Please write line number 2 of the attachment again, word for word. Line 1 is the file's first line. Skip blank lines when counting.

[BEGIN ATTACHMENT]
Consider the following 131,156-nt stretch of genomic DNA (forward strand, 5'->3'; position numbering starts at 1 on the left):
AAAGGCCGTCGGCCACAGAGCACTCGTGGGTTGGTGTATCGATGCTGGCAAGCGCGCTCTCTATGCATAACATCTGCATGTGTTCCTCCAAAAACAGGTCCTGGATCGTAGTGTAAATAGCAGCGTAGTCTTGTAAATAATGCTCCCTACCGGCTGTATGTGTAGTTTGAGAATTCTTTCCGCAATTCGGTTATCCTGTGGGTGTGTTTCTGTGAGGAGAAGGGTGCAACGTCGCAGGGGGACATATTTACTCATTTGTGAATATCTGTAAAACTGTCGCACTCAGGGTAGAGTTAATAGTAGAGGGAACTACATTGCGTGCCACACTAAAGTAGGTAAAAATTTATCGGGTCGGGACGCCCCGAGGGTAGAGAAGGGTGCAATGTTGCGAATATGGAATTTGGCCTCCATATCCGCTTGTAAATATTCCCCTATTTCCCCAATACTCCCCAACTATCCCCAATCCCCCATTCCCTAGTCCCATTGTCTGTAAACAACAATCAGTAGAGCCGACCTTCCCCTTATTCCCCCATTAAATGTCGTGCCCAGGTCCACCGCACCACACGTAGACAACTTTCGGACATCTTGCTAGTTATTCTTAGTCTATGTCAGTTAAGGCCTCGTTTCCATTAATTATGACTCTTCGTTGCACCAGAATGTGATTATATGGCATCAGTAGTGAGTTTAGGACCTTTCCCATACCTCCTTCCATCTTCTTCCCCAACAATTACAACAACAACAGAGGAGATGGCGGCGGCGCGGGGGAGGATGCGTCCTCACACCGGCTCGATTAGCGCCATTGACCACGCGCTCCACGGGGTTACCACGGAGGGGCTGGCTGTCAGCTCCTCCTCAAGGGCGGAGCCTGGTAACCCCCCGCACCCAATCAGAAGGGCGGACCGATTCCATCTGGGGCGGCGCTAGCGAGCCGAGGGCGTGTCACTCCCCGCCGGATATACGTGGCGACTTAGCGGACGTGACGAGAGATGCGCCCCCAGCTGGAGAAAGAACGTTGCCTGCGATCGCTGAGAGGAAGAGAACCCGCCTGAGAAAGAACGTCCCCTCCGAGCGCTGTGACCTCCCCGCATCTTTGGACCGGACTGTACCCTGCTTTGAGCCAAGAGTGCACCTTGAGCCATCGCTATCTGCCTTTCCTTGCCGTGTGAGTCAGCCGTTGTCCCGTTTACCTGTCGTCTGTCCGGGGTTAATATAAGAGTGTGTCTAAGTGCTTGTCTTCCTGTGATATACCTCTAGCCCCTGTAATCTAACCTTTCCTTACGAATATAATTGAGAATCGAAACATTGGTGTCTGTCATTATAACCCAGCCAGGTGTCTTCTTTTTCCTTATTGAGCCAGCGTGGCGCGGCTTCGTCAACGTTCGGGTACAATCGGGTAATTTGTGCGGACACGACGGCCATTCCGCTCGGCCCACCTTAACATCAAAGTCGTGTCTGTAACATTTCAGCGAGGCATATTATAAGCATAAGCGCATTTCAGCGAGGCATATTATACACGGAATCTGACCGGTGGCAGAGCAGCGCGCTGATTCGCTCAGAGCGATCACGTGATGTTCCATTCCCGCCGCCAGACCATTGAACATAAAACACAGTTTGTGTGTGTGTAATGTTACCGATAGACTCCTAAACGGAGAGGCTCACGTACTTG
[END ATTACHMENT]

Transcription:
AAAGGCCGTCGGCCACAGAGCACTCGTGGGTTGGTGTATCGATGCTGGCAAGCGCGCTCTCTATGCATAACATCTGCATGTGTTCCTCCAAAAACAGGTCCTGGATCGTAGTGTAAATAGCAGCGTAGTCTTGTAAATAATGCTCCCTACCGGCTGTATGTGTAGTTTGAGAATTCTTTCCGCAATTCGGTTATCCTGTGGGTGTGTTTCTGTGAGGAGAAGGGTGCAACGTCGCAGGGGGACATATTTACTCATTTGTGAATATCTGTAAAACTGTCGCACTCAGGGTAGAGTTAATAGTAGAGGGAACTACATTGCGTGCCACACTAAAGTAGGTAAAAATTTATCGGGTCGGGACGCCCCGAGGGTAGAGAAGGGTGCAATGTTGCGAATATGGAATTTGGCCTCCATATCCGCTTGTAAATATTCCCCTATTTCCCCAATACTCCCCAACTATCCCCAATCCCCCATTCCCTAGTCCCATTGTCTGTAAACAACAATCAGTAGAGCCGACCTTCCCCTTATTCCCCCATTAAATGTCGTGCCCAGGTCCACCGCACCACACGTAGACAACTTTCGGACATCTTGCTAGTTATTCTTAGTCTATGTCAGTTAAGGCCTCGTTTCCATTAATTATGACTCTTCGTTGCACCAGAATGTGATTATATGGCATCAGTAGTGAGTTTAGGACCTTTCCCATACCTCCTTCCATCTTCTTCCCCAACAATTACAACAACAACAGAGGAGATGGCGGCGGCGCGGGGGAGGATGCGTCCTCACACCGGCTCGATTAGCGCCATTGACCACGCGCTCCACGGGGTTACCACGGAGGGGCTGGCTGTCAGCTCCTCCTCAAGGGCGGAGCCTGGTAACCCCCCGCACCCAATCAGAAGGGCGGACCGATTCCATCTGGGGCGGCGCTAGCGAGCCGAGGGCGTGTCACTCCCCGCCGGATATACGTGGCGACTTAGCGGACGTGACGAGAGATGCGCCCCCAGCTGGAGAAAGAACGTTGCCTGCGATCGCTGAGAGGAAGAGAACCCGCCTGAGAAAGAACGTCCCCTCCGAGCGCTGTGACCTCCCCGCATCTTTGGACCGGACTGTACCCTGCTTTGAGCCAAGAGTGCACCTTGAGCCATCGCTATCTGCCTTTCCTTGCCGTGTGAGTCAGCCGTTGTCCCGTTTACCTGTCGTCTGTCCGGGGTTAATATAAGAGTGTGTCTAAGTGCTTGTCTTCCTGTGATATACCTCTAGCCCCTGTAATCTAACCTTTCCTTACGAATATAATTGAGAATCGAAACATTGGTGTCTGTCATTATAACCCAGCCAGGTGTCTTCTTTTTCCTTATTGAGCCAGCGTGGCGCGGCTTCGTCAACGTTCGGGTACAATCGGGTAATTTGTGCGGACACGACGGCCATTCCGCTCGGCCCACCTTAACATCAAAGTCGTGTCTGTAACATTTCAGCGAGGCATATTATAAGCATAAGCGCATTTCAGCGAGGCATATTATACACGGAATCTGACCGGTGGCAGAGCAGCGCGCTGATTCGCTCAGAGCGATCACGTGATGTTCCATTCCCGCCGCCAGACCATTGAACATAAAACACAGTTTGTGTGTGTGTAATGTTACCGATAGACTCCTAAACGGAGAGGCTCACGTACTTG